The hardware profitability may be low but I think that key is that the tablet brings the Amazon store-front, which we usually access on a PC, to the tablet screen. That should be the main target of profit instead of the hardware.
Amazon is not directly competing w/ Apple on the hardware-feature front but more on its price and Amazon's broad service and catalog.
Now imagine if they start a movie/music subscriptiion like Apple does then they would give stiff competition. Hadrware is the key enabler but the profits lie in software services. So they appear to have got the equation right.
I think Amazon is betting on the volume for Kindle fire. With the price tag set at $199, it is expected to be sold in large volume. People who are hesitate at shelling out $500 on an iPad but need a handy tab (like me :)), will definitely think about buying it. Though I don't think iPad is going to give-up market share to Kindle Fire as the features doesn't compare "apple to apple" and the people who wants to get an iPad will still buy it. Kindle Fire seems to have a good potential to dominate the low cost markets.
well, i calculate the profit margin other way: Amazon is making 50USD for 150USD i.e. 1/3rd profit. Now if Apple is making $200 for $300 then its 2/3rd profit....so kindle is making half the profit of what Apple is making...Dollar of Dollar. Remember that Apple's products are usually high profit margin.
does this tablet is coming without camera and other wireless interfaces or it is designed with some lower features. Looking forward to see the complete tear down and comparision with play book. Certaily ti is gaining a good traction now.
Most people who buy fire will subscribe to Amazon Prime at 79$ for the content. And those who prime subscription shop more (regular stuff) compared to people without prime. Another way amazon has justified the low upfront cost.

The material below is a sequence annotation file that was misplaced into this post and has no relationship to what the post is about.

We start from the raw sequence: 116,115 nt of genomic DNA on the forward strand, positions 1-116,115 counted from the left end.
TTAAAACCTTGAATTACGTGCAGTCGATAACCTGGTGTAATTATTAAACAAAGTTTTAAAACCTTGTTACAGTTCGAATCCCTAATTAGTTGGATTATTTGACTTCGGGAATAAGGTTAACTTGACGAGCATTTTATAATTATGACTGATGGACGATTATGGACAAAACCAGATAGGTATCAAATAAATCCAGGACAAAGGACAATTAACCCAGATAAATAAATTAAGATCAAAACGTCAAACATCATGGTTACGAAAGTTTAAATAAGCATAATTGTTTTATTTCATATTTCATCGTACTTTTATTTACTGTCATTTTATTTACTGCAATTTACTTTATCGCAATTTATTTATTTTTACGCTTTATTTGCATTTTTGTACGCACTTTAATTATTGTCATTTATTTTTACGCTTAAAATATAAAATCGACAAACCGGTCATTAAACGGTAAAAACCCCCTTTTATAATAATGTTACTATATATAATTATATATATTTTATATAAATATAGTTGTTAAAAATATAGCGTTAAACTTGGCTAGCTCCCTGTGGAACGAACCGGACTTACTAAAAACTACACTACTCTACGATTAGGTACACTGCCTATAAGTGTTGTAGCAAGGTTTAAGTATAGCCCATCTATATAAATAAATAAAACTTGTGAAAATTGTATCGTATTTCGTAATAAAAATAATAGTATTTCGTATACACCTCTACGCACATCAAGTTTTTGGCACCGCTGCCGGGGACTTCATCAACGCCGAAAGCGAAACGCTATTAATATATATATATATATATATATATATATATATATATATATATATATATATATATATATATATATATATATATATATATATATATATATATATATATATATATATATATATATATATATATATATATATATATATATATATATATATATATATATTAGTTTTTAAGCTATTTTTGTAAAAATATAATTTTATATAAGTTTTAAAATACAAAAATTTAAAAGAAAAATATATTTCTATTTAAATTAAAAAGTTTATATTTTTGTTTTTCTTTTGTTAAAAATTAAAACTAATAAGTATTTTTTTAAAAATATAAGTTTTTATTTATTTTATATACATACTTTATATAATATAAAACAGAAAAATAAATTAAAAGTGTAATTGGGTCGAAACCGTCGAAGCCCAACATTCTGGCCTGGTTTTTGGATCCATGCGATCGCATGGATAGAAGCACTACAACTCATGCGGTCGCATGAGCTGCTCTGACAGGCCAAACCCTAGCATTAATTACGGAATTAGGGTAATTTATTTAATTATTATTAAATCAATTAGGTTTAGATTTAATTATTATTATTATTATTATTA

I currently have a kindle. (old keyboard type = $139 Kindle).
Since July 2011 I have bought roughly about 100 books at 1 to 8 dollars each. Say average is about $2/book (most books I buy are either $0.99 or $1.99 but some up to $8 when I really want the e-book). If I'm an average Kindle and e-book buyer then this translates into approximately $140 that Amazon has made from me on e-books alone (so far). (On e-books Amazon makes 65% and 35% is royalty to the authors of the e-books.)
So Amazon will be making much more on the contents (e-books, mp3, movies, magazines, etc.) than on the devices themselves.
I have to admit, Jeff is a business genius.
God willing, I plan on getting a Kindle Touch for Christmas 2011.
What are the engineering and design challenges in creating successful IoT devices? These devices are usually small, resource-constrained electronics designed to sense, collect, send, and/or interpret data. Some of the devices need to be smart enough to act upon data in real time, 24/7. Are the design challenges the same as with embedded systems, but with a little developer- and IT-skills added in? What do engineers need to know? Rick Merritt talks with two experts about the tools and best options for designing IoT devices in 2016. Specifically the guests will discuss sensors, security, and lessons from IoT deployments.